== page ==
Friday Apr 27

Stephen Haven is the author of The Last Sacred Place in North America, selected by T.R. Hummer as winner of the 2010 New American Press Poetry Prize. The book was published in March 2012. He has published two previous collections of poetry, Dust and Bread (Turning Point, 2008), for which he was named 2009 Ohio Poet of the Year, and The Long Silence of the Mohawk Carpet Smokestacks (U of New Mexico/West End Press, 2004). He is also author of the memoir The River Lock: One Boy’s Life Along the Mohawk (Syracuse UP, 2008). His poems have appeared in The Southern Review, American Poetry Review, Parnassus, Literary Imagination, Crazyhorse, Guernica, Salmagundi, Northwest Review, Image, Western Humanities Review, World Literature (Beijing), and in many other journals. He is Director of the Ashland University MFA Program in Poetry and Creative Nonfiction in Ashland, Ohio, and Director of the Ashland Poetry Press.
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The Sacrifice
 
 
Whenever I am day-bruised, night-bruised,
All I have to do is tussle with my angel,
Like Jacob, hip as anyone. Already this morning,
The dislocation, the ache in my bone,
Angling for a foot of turf, digging in
For new territory—Oh Israel! Oh Canaan!—
Along that hoary line of scrimmage.
 
Before I crush him without hurting
A halo of his head, my chest against his chest,
The power of those wings blurring
The room we’re somehow floating above
Till it holds also you, my love,
The sheer communal bungle of our bodies,
Death itself still talking, my scarred life
 
Bushwacked at the slipped, trenched root,
As in Catullus’s wedding songs,
The town in some hymn for Hymen,
The groom already swollen,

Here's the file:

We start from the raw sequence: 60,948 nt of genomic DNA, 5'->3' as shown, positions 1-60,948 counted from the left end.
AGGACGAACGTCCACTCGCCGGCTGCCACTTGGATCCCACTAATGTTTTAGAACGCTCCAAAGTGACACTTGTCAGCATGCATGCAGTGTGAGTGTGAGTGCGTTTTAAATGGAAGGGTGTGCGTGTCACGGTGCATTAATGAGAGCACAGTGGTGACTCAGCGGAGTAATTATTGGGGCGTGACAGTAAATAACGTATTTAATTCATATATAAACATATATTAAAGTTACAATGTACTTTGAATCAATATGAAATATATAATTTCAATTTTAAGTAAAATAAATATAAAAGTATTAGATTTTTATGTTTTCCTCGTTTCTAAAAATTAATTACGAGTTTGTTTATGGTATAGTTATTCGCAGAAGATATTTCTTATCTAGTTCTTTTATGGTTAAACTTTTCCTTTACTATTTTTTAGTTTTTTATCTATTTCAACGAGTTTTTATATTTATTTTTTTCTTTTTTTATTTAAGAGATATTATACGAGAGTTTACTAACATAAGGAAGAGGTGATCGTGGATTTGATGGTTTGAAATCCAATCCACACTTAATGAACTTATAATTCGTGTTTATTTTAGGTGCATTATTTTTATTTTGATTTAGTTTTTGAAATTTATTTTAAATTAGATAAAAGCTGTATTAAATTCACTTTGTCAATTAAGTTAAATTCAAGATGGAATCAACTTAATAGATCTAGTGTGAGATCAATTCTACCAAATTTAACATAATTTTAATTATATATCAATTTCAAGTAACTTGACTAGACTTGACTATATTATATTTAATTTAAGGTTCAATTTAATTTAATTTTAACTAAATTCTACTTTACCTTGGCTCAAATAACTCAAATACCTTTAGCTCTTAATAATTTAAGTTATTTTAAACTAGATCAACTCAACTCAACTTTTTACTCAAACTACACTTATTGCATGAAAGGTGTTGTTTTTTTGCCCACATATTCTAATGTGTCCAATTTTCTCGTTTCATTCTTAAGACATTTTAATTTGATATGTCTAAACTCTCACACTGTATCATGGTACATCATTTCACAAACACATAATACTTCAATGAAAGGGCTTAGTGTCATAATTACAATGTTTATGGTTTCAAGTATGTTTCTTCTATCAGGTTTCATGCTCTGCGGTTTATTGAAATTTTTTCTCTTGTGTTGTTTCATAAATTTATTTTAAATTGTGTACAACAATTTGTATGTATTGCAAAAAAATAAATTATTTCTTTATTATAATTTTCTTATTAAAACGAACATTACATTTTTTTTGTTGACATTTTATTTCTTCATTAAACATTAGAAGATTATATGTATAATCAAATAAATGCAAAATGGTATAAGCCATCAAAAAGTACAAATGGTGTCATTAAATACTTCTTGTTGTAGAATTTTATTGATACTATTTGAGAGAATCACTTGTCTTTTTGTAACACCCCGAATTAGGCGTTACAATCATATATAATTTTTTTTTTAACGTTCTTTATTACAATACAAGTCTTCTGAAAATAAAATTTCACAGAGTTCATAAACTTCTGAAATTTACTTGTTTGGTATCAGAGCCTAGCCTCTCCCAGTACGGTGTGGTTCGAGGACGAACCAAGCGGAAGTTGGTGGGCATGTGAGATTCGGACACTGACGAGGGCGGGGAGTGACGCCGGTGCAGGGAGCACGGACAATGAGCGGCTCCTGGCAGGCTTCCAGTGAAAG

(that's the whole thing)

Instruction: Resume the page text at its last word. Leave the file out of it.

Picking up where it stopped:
The bride welling to take that loaded limit,
The chorus singing OK so now they’ll have
To stop shopping it around. Still the desire
 
To stuff Ipsithilla, persona non grata
In that crowd, come off together
Straight nine times, laughing, crying,
And feathered in your hair, moving forever
And nowhere near, love’s hard tack,
That clutched pivot, the angel you and me,
One tight scrum in that trinity.
 
 
 
The Flight from Meaning
 
 
When the double rainbow shimmered in we abandoned
The street musician, sat by the ocean side park,
Chewing taffy under those full arcs….
 
How fully we vanish into them, out on some
Primary edge, the temples of nothing that draw us in,
Light and air, nothing substantially there.…
 
Out over the harbor our still capacity for wonder.
 
Whatever we murmured in some ambulant pleasure
(Long in that late night the tongue-tipped ladle
Of each breast) which one of us now
 
Will ever remember? Like St. Louis, I thought,
Like some flipped grail, Gothic architecture,
Dwarf-making air, the lens-snared light….
 
In the flight from meaning no one fully escapes,
The mass of humanity neither innocent nor guilty….
 
Then the black and white details of us, fresh cuts
In my old family stone, our wet lithograph,
The unsubstantiated drift of the finite, the infinite,
 
New love standing before it, late in the summer,
Long in the drive back to where we started.
 
Even before they vanish, they melt into the dark
Room of us, things we long to touch,
Prosecco, bluefish, bread, rosemary sprigs steamed over
 
The soft anatomy of clams… And it hardly even rained,
Someone said, running to the harbor…
 
No promise, no meaning, not even its brother,
Edged in those sun-refracting spans
That abandoned and drew us home again.